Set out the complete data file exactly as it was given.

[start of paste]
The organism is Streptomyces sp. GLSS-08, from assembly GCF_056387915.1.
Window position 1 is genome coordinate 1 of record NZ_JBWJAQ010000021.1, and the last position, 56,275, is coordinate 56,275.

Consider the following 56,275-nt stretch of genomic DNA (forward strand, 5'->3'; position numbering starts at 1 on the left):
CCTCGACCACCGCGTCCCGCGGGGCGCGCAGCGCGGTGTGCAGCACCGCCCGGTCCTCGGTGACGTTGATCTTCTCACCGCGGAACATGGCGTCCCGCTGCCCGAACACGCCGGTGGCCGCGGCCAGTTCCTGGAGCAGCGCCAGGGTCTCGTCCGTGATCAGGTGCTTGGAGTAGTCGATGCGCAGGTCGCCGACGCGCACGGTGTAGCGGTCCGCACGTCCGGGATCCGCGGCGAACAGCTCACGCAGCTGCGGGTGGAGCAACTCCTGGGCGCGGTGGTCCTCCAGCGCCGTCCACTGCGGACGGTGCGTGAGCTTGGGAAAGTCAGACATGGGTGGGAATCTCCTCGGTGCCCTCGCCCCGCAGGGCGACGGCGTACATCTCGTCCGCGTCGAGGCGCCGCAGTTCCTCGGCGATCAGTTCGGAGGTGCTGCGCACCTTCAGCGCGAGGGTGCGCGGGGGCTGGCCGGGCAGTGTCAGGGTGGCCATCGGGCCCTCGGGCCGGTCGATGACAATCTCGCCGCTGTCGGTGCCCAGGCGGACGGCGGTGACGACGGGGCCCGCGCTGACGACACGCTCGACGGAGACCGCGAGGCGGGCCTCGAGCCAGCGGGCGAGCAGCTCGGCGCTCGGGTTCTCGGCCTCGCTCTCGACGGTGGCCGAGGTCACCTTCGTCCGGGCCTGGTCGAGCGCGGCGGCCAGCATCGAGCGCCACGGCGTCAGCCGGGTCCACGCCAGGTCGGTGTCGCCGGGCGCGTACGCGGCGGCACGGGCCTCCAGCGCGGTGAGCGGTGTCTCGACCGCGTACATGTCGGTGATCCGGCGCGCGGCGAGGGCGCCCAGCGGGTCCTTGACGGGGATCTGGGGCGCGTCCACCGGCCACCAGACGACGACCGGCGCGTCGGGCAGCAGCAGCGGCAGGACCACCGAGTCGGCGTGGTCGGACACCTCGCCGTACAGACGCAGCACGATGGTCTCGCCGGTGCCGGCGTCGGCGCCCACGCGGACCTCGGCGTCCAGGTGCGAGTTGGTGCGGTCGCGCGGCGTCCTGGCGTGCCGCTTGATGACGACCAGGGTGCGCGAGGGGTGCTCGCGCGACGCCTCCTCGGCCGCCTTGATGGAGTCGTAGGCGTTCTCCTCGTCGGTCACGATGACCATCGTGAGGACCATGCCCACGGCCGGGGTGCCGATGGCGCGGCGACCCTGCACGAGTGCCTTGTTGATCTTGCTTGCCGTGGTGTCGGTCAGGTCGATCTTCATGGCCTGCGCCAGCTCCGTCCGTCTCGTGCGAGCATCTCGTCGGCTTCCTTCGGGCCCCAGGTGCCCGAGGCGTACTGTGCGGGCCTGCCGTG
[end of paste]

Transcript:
The organism is Streptomyces sp. GLSS-08, from assembly GCF_056387915.1.
Window position 1 is genome coordinate 1 of record NZ_JBWJAQ010000021.1, and the last position, 56,275, is coordinate 56,275.

Consider the following 56,275-nt stretch of genomic DNA (forward strand, 5'->3'; position numbering starts at 1 on the left):
CCTCGACCACCGCGTCCCGCGGGGCGCGCAGCGCGGTGTGCAGCACCGCCCGGTCCTCGGTGACGTTGATCTTCTCACCGCGGAACATGGCGTCCCGCTGCCCGAACACGCCGGTGGCCGCGGCCAGTTCCTGGAGCAGCGCCAGGGTCTCGTCCGTGATCAGGTGCTTGGAGTAGTCGATGCGCAGGTCGCCGACGCGCACGGTGTAGCGGTCCGCACGTCCGGGATCCGCGGCGAACAGCTCACGCAGCTGCGGGTGGAGCAACTCCTGGGCGCGGTGGTCCTCCAGCGCCGTCCACTGCGGACGGTGCGTGAGCTTGGGAAAGTCAGACATGGGTGGGAATCTCCTCGGTGCCCTCGCCCCGCAGGGCGACGGCGTACATCTCGTCCGCGTCGAGGCGCCGCAGTTCCTCGGCGATCAGTTCGGAGGTGCTGCGCACCTTCAGCGCGAGGGTGCGCGGGGGCTGGCCGGGCAGTGTCAGGGTGGCCATCGGGCCCTCGGGCCGGTCGATGACAATCTCGCCGCTGTCGGTGCCCAGGCGGACGGCGGTGACGACGGGGCCCGCGCTGACGACACGCTCGACGGAGACCGCGAGGCGGGCCTCGAGCCAGCGGGCGAGCAGCTCGGCGCTCGGGTTCTCGGCCTCGCTCTCGACGGTGGCCGAGGTCACCTTCGTCCGGGCCTGGTCGAGCGCGGCGGCCAGCATCGAGCGCCACGGCGTCAGCCGGGTCCACGCCAGGTCGGTGTCGCCGGGCGCGTACGCGGCGGCACGGGCCTCCAGCGCGGTGAGCGGTGTCTCGACCGCGTACATGTCGGTGATCCGGCGCGCGGCGAGGGCGCCCAGCGGGTCCTTGACGGGGATCTGGGGCGCGTCCACCGGCCACCAGACGACGACCGGCGCGTCGGGCAGCAGCAGCGGCAGGACCACCGAGTCGGCGTGGTCGGACACCTCGCCGTACAGACGCAGCACGATGGTCTCGCCGGTGCCGGCGTCGGCGCCCACGCGGACCTCGGCGTCCAGGTGCGAGTTGGTGCGGTCGCGCGGCGTCCTGGCGTGCCGCTTGATGACGACCAGGGTGCGCGAGGGGTGCTCGCGCGACGCCTCCTCGGCCGCCTTGATGGAGTCGTAGGCGTTCTCCTCGTCGGTCACGATGACCATCGTGAGGACCATGCCCACGGCCGGGGTGCCGATGGCGCGGCGACCCTGCACGAGTGCCTTGTTGATCTTGCTTGCCGTGGTGTCGGTCAGGTCGATCTTCATGGCCTGCGCCAGCTCCGTCCGTCTCGTGCGAGCATCTCGTCGGCTTCCTTCGGGCCCCAGGTGCCCGAGGCGTACTGTGCGGGCCTGCCGTG